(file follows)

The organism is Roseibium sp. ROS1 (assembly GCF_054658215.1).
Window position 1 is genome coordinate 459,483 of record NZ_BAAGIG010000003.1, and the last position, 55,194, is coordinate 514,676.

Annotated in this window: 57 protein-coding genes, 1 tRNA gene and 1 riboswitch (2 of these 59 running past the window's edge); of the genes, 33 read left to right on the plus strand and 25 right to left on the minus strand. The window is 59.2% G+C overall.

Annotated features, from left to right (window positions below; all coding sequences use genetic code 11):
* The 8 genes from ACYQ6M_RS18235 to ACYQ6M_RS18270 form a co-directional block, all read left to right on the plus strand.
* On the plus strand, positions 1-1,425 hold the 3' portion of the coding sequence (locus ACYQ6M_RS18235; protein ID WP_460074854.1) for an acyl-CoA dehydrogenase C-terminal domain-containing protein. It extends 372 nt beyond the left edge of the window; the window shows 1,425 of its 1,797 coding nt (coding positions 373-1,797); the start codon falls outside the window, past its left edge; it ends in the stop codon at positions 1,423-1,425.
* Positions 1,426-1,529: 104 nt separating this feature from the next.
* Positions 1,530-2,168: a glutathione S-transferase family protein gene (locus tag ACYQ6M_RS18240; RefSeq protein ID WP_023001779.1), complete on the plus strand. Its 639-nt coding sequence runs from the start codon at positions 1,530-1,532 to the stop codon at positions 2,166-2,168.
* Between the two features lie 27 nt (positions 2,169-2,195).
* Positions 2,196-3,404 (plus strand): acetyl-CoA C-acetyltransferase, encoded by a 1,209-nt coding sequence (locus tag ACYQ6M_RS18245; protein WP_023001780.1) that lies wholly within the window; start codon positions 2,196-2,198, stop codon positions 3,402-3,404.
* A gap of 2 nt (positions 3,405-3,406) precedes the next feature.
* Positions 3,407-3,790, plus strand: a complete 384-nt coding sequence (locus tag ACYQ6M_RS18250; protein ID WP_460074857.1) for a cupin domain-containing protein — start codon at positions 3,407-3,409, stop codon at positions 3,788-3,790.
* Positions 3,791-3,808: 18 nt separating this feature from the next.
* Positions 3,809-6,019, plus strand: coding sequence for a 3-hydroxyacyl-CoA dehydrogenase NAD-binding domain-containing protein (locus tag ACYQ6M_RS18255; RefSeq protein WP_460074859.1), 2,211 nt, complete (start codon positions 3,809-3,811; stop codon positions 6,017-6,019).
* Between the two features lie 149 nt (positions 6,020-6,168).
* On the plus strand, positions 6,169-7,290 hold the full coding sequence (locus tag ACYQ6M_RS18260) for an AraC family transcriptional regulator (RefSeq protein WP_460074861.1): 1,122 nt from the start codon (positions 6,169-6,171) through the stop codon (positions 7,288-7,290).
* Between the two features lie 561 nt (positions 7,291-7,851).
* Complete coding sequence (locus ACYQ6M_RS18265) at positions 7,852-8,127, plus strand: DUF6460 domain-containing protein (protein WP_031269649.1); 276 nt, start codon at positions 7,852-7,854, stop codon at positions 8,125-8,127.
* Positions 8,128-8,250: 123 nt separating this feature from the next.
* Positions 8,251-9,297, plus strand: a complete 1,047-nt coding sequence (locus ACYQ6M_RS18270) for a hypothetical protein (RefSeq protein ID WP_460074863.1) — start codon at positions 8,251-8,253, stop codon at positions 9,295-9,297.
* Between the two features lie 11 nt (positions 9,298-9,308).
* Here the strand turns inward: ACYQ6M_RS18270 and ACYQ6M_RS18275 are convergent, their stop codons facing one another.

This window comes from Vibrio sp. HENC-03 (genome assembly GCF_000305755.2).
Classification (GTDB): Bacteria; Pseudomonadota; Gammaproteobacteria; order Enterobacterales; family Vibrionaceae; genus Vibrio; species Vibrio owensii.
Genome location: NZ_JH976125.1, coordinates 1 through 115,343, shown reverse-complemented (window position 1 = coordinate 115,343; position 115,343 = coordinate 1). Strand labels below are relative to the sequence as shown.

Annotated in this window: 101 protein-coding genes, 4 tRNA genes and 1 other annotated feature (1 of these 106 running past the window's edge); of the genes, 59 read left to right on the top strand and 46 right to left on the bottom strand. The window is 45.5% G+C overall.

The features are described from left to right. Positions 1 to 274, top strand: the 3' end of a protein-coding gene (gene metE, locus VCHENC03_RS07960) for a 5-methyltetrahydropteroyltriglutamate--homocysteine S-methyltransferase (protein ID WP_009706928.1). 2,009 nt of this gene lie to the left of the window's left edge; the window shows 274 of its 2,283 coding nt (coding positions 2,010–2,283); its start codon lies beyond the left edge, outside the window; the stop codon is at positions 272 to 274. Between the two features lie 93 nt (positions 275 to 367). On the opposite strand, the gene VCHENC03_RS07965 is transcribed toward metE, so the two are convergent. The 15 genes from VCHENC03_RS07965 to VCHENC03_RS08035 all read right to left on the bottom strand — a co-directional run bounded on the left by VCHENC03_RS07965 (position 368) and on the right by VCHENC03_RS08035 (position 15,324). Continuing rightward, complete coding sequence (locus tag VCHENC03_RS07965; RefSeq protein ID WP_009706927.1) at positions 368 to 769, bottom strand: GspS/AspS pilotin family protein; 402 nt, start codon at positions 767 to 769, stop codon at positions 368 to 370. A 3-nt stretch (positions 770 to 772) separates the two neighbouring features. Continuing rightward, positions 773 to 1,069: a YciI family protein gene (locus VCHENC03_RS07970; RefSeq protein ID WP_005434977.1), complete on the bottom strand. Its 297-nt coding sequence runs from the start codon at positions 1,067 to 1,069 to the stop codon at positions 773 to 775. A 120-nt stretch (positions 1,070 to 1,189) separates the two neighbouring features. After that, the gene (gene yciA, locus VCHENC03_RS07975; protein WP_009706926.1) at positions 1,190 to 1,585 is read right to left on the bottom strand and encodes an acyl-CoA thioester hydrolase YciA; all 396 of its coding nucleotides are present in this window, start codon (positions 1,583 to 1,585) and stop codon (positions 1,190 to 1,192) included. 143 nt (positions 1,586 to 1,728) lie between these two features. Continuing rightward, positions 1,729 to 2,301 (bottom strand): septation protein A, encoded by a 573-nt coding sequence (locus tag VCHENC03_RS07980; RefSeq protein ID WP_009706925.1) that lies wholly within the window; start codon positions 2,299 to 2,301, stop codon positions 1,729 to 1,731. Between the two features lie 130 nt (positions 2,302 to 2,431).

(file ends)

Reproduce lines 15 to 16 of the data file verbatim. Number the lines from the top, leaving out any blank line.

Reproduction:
* Between the two features lie 149 nt (positions 6,020-6,168).
* On the plus strand, positions 6,169-7,290 hold the full coding sequence (locus tag ACYQ6M_RS18260) for an AraC family transcriptional regulator (RefSeq protein WP_460074861.1): 1,122 nt from the start codon (positions 6,169-6,171) through the stop codon (positions 7,288-7,290).